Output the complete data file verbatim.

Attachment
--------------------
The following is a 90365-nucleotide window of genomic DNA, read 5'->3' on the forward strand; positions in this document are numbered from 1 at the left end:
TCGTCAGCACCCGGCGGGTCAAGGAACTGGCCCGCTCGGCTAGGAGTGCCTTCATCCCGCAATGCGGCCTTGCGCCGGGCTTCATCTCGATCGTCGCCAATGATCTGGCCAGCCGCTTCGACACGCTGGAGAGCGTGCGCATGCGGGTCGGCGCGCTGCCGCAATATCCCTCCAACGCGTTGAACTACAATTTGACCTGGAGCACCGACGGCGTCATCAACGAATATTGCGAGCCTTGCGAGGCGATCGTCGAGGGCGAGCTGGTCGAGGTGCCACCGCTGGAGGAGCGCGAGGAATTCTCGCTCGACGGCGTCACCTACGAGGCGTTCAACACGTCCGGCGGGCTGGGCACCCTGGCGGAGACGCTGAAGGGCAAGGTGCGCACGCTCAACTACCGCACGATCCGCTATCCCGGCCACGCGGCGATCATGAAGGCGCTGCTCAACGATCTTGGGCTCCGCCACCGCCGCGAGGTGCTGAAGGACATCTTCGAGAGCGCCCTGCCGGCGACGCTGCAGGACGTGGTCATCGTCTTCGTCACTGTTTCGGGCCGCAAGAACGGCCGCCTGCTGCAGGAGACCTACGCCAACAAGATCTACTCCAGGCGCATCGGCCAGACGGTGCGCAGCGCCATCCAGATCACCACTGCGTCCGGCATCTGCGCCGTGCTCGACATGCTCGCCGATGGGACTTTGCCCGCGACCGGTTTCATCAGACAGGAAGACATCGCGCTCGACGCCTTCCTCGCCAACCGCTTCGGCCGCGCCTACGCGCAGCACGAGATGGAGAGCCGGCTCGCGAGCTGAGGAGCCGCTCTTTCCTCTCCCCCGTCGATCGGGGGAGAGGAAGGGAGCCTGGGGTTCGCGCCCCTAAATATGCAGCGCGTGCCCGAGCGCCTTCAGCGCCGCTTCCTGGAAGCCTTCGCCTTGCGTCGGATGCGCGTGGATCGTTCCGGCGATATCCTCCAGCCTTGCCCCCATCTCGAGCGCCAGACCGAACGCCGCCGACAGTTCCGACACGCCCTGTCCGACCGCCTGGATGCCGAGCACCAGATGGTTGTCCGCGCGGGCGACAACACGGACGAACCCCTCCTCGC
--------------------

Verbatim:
The following is a 90365-nucleotide window of genomic DNA, read 5'->3' on the forward strand; positions in this document are numbered from 1 at the left end:
TCGTCAGCACCCGGCGGGTCAAGGAACTGGCCCGCTCGGCTAGGAGTGCCTTCATCCCGCAATGCGGCCTTGCGCCGGGCTTCATCTCGATCGTCGCCAATGATCTGGCCAGCCGCTTCGACACGCTGGAGAGCGTGCGCATGCGGGTCGGCGCGCTGCCGCAATATCCCTCCAACGCGTTGAACTACAATTTGACCTGGAGCACCGACGGCGTCATCAACGAATATTGCGAGCCTTGCGAGGCGATCGTCGAGGGCGAGCTGGTCGAGGTGCCACCGCTGGAGGAGCGCGAGGAATTCTCGCTCGACGGCGTCACCTACGAGGCGTTCAACACGTCCGGCGGGCTGGGCACCCTGGCGGAGACGCTGAAGGGCAAGGTGCGCACGCTCAACTACCGCACGATCCGCTATCCCGGCCACGCGGCGATCATGAAGGCGCTGCTCAACGATCTTGGGCTCCGCCACCGCCGCGAGGTGCTGAAGGACATCTTCGAGAGCGCCCTGCCGGCGACGCTGCAGGACGTGGTCATCGTCTTCGTCACTGTTTCGGGCCGCAAGAACGGCCGCCTGCTGCAGGAGACCTACGCCAACAAGATCTACTCCAGGCGCATCGGCCAGACGGTGCGCAGCGCCATCCAGATCACCACTGCGTCCGGCATCTGCGCCGTGCTCGACATGCTCGCCGATGGGACTTTGCCCGCGACCGGTTTCATCAGACAGGAAGACATCGCGCTCGACGCCTTCCTCGCCAACCGCTTCGGCCGCGCCTACGCGCAGCACGAGATGGAGAGCCGGCTCGCGAGCTGAGGAGCCGCTCTTTCCTCTCCCCCGTCGATCGGGGGAGAGGAAGGGAGCCTGGGGTTCGCGCCCCTAAATATGCAGCGCGTGCCCGAGCGCCTTCAGCGCCGCTTCCTGGAAGCCTTCGCCTTGCGTCGGATGCGCGTGGATCGTTCCGGCGATATCCTCCAGCCTTGCCCCCATCTCGAGCGCCAGACCGAACGCCGCCGACAGTTCCGACACGCCCTGTCCGACCGCCTGGATGCCGAGCACCAGATGGTTGTCCGCGCGGGCGACAACACGGACGAACCCCTCCTCGC